The afternoon that the jury in the trial of Charles Cora returned unable to decide on a verdict James King’s Evening Bulletin came out with an article that began, “Twelve o’clock noon, hung be the heavens in black. The money of the gambler and the prostitute has succeeded, and Cora has another respite.” King went on to say that one of the principal witnesses had already sold out for twenty-four hundred dollars and left the state. He openly wondered that if there were ever a second trial where would the other witnesses be by then.
“Rejoice ye gamblers and harlots,” King continued. “Assemble in your dens of iniquity tonight and let the wine flow freely, and the welkin ring with your shouts of joy. Your triumph is great—oh, how you’ve triumphed! Triumphed over everything that is virtuous and holy and good! . . . Your money can accomplish anything in San Francisco, and now you have full permission to run riot at pleasure. Talk of safety in the law? It is humbug . . . an honest jury in this case might have agreed within one hour after leaving the jury box.”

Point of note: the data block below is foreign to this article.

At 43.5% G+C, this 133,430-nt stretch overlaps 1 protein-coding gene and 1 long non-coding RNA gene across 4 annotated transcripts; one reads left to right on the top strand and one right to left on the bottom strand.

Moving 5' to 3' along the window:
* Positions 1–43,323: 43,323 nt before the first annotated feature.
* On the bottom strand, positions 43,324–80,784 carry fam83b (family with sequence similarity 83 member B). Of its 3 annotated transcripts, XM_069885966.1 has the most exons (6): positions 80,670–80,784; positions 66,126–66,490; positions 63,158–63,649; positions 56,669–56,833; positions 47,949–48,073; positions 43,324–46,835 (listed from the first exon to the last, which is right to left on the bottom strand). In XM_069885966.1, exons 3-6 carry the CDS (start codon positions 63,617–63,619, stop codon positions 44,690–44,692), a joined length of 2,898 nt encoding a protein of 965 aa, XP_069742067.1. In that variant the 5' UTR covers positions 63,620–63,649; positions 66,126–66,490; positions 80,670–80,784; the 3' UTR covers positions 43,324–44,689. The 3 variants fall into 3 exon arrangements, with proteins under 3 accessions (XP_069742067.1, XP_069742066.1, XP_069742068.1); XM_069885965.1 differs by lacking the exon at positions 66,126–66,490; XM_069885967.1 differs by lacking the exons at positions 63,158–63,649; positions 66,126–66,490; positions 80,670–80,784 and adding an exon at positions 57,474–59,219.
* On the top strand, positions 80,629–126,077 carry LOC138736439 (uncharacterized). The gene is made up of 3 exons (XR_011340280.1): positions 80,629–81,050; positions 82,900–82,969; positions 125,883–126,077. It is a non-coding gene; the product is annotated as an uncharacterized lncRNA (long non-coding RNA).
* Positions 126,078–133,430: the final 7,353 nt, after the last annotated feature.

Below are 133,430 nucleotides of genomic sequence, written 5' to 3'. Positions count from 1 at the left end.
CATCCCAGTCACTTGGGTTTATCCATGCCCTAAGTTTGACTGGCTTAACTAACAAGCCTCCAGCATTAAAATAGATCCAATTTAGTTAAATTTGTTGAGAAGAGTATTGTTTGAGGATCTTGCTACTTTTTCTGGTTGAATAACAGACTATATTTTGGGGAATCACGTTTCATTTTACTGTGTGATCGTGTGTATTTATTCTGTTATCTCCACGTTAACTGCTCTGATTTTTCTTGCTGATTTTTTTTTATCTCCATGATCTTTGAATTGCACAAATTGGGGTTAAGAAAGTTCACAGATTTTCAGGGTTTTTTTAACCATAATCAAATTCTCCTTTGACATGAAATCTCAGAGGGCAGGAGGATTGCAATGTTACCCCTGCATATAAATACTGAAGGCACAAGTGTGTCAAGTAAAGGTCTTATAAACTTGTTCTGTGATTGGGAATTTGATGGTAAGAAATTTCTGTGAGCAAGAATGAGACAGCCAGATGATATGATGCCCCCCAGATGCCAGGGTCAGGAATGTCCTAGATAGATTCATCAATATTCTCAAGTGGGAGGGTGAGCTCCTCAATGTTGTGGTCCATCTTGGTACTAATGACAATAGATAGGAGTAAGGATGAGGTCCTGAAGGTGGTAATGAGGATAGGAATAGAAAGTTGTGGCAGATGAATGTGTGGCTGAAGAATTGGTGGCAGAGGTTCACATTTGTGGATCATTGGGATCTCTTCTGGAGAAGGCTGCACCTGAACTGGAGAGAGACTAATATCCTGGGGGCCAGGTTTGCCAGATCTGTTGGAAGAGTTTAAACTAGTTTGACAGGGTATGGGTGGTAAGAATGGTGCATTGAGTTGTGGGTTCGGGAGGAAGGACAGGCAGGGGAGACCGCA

And then King turned his attention to the Committee of Vigilance. “Men complain of vigilance committees and say we ought to leave criminals to be dealt with by law. Dealt with indeed! How dealt with—to be allowed to escape when ninety-nine men out of a hundred believe the prisoner to be guilty of murder?” He suggested that the result of the trial might drive people to madness and the heated blood of an outraged community could carry all before them and hang the wretch without even the semblance of a trial. And then he reminded readers that the vigilance committee at least took the care and anxiety to give a fair trial without the technicalities of the law.
“We want no vigilance committee, if it can be avoided, but we do want to see the murderer punished for his crimes.” King said, and then he railed at the lawyers who worked so hard to free Cora. He reminded the populace that the vigilance committee would not allow lawyers to became members and ended with, “What purpose does the law serve but to bind honest men and let loose the vile and guilty?” In this article King voiced well the outrage of a great portion of the citizens of San Francisco to the lack of a guilty verdict for the cold-blooded killer of William Richardson.